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Reducing noise from power supplies

09 May 2017

With the use of fans to cool AC-DC power supplies becoming increasingly widespread, where human interaction with the equipment is necessary, manufacturers are becoming increasingly concerned about audible fan noise. Paul Goodwin, product manager, TDK-Lambda, reports

Fan size, construction and speed all affect the amount of noise produced.  Smaller fans have to spin faster to generate the same airflow and so are noisier.

Mechanical noise produced by the bearings can cause vibration, and if the frequency of that vibration matches any resonant frequencies of the enclosure, the amplified noise may reach an intolerable level.  Although a sleeve type bearing is quieter than a ball bearing, it has a shorter lifetime. Power supply manufacturers, therefore, tend to use ball bearing in their fans to enhance field reliability, as well as endure higher operating temperatures and help counter variations in mounting orientation.

Turbulent air in contact with a physical body will generate noise

The stream of air from the fan blades causes turbulence in the airflow and contributes to the acoustic noise level. Ideally, there should be no obstructions in the airflow path, but internal to the power supply are heatsinks and electronic components. Turbulent air in contact with a physical body will generate noise, often in the form of a discrete tone, raising the noise level by as much as 10 dBA. To put this into context, a 10 dBA increase equates to a doubling of the perceived loudness.

Because of these issues, the use of variable speed fans is gaining in popularity.  Here, a thermal sensor is either mounted in the airflow, or attached to a hot component. As the power supply gets hotter, due to changes in ambient temperature or output loading, the fan will speed up accordingly to achieve the desired temperature. The hysteresis of the fan control circuit is also important, as continually changing fan noise can become equally annoying. TDK-Lambda’s QM modular power supplies sense the incoming air temperature. This keeps the fan speed relatively constant, allowing quiet operation in a human environment, yet still providing sufficient cooling.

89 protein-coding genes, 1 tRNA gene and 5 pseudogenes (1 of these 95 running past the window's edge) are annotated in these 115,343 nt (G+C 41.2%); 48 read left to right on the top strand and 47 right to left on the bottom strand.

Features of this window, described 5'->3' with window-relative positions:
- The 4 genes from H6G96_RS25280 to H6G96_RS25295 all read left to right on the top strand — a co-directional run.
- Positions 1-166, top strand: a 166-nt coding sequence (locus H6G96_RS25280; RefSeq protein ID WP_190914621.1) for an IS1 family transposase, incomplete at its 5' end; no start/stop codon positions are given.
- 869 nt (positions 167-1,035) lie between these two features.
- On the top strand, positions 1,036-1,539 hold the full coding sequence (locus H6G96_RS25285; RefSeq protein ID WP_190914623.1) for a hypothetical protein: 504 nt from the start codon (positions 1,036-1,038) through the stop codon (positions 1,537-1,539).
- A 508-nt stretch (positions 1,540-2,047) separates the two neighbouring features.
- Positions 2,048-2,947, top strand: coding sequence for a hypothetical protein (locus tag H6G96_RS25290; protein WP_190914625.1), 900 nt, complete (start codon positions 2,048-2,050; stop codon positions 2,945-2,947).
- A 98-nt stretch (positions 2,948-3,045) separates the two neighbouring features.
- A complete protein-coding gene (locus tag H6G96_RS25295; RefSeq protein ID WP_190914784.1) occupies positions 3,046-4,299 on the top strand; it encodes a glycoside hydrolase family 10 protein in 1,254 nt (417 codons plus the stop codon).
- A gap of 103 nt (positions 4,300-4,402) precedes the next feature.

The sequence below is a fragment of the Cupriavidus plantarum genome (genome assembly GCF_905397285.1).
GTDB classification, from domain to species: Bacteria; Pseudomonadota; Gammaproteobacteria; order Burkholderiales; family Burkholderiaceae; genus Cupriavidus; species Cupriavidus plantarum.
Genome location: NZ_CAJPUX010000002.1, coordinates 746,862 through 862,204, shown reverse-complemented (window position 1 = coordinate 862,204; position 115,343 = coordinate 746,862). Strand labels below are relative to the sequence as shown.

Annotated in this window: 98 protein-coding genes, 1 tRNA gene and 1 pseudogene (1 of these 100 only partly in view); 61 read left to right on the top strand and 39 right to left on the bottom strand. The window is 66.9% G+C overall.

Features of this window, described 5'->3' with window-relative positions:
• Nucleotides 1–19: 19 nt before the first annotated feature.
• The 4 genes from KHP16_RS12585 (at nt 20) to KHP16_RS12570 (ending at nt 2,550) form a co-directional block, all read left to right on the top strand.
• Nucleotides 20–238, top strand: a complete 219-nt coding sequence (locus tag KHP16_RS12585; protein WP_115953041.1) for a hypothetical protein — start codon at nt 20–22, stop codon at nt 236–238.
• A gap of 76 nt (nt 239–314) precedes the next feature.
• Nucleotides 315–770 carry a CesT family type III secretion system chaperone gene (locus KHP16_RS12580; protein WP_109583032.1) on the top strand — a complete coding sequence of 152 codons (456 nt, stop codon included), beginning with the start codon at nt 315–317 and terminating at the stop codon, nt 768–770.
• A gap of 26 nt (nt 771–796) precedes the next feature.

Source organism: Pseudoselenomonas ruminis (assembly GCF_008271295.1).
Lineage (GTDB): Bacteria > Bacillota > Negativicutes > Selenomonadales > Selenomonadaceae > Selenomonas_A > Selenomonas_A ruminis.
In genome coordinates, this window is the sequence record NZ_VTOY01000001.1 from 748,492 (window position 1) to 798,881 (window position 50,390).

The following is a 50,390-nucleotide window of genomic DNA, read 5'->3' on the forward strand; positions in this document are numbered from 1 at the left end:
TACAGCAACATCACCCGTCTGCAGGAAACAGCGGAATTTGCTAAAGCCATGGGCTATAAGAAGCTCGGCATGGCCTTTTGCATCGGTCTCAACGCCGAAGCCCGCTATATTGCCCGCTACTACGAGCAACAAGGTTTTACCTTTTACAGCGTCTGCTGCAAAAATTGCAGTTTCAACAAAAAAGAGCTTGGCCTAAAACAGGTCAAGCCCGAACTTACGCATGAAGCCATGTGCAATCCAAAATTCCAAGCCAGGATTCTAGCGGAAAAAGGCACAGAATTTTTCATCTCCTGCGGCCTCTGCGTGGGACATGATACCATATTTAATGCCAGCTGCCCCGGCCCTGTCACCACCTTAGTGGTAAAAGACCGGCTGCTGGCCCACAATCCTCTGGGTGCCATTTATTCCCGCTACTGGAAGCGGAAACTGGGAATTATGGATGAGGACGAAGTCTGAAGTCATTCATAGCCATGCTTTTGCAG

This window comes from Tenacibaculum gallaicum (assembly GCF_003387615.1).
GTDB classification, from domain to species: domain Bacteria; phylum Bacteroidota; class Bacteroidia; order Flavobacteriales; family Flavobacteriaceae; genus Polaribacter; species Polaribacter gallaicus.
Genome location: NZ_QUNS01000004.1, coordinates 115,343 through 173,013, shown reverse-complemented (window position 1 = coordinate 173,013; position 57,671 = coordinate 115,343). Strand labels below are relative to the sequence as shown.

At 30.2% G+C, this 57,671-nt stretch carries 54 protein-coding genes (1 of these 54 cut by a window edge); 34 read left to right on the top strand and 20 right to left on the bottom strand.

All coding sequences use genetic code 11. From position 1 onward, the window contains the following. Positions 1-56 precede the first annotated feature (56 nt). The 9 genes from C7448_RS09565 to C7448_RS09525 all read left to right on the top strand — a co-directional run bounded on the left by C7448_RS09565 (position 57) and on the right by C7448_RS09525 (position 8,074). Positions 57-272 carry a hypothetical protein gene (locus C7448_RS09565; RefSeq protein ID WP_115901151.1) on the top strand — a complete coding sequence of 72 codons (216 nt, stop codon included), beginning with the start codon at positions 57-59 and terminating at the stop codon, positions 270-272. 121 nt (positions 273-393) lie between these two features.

The efficiency of the power supply has a big impact on wasted power, which dissipates as heat. Figure 1 shows how a 600W output power supply with an efficiency of 90% will generate 67W of wasted power, compared to 106W for an 85% efficient product.

Figure 1: Power supply efficiency versus wasted power

Less wasted heat allows the use of slower speed fans, reducing the amount of acoustic noise generated. For higher output power supplies, 1000W and above, the use of two fans running at slower speeds can reduce audible noise further. TDK-Lambda’s 91% efficient QM modular power supplies used two 60mm fans for cooling. In order to benchmark the QM unit against similar products currently available on the market, the design engineering team performed extensive acoustic noise studies, according to the BS EN ISO 3744:2010 standard (Acoustics: Determination of sound power levels and sound energy levels of noise sources using sound pressure).

Results were impressive with the 1500W rated QM7 measuring as low as 44.3 dBA compared to competitive products with levels as high as 58 dBA. Note again, a 10 dBA increase equates to doubling of the perceived loudness. In a ‘blind’ acoustic noise study, a range of 21 volunteers of differing ages rated the same products on their relative loudness by assigning an ‘annoyance factor’. Interestingly, the results for annoyance level correlated closely with the results from the first test.  

Key Points

  • Power supply manufacturers tend to use ball bearings in their fans to enhance reliability, as well as endure higher operating temperatures
  • The stream of air from the fan blades causes turbulence in the airflow and contributes to the acoustic noise level
  • TDK-Lambda’s QM modular power supplies sense the incoming air temperature; this keeps the fan speed relatively constant, allowing quiet operation

 
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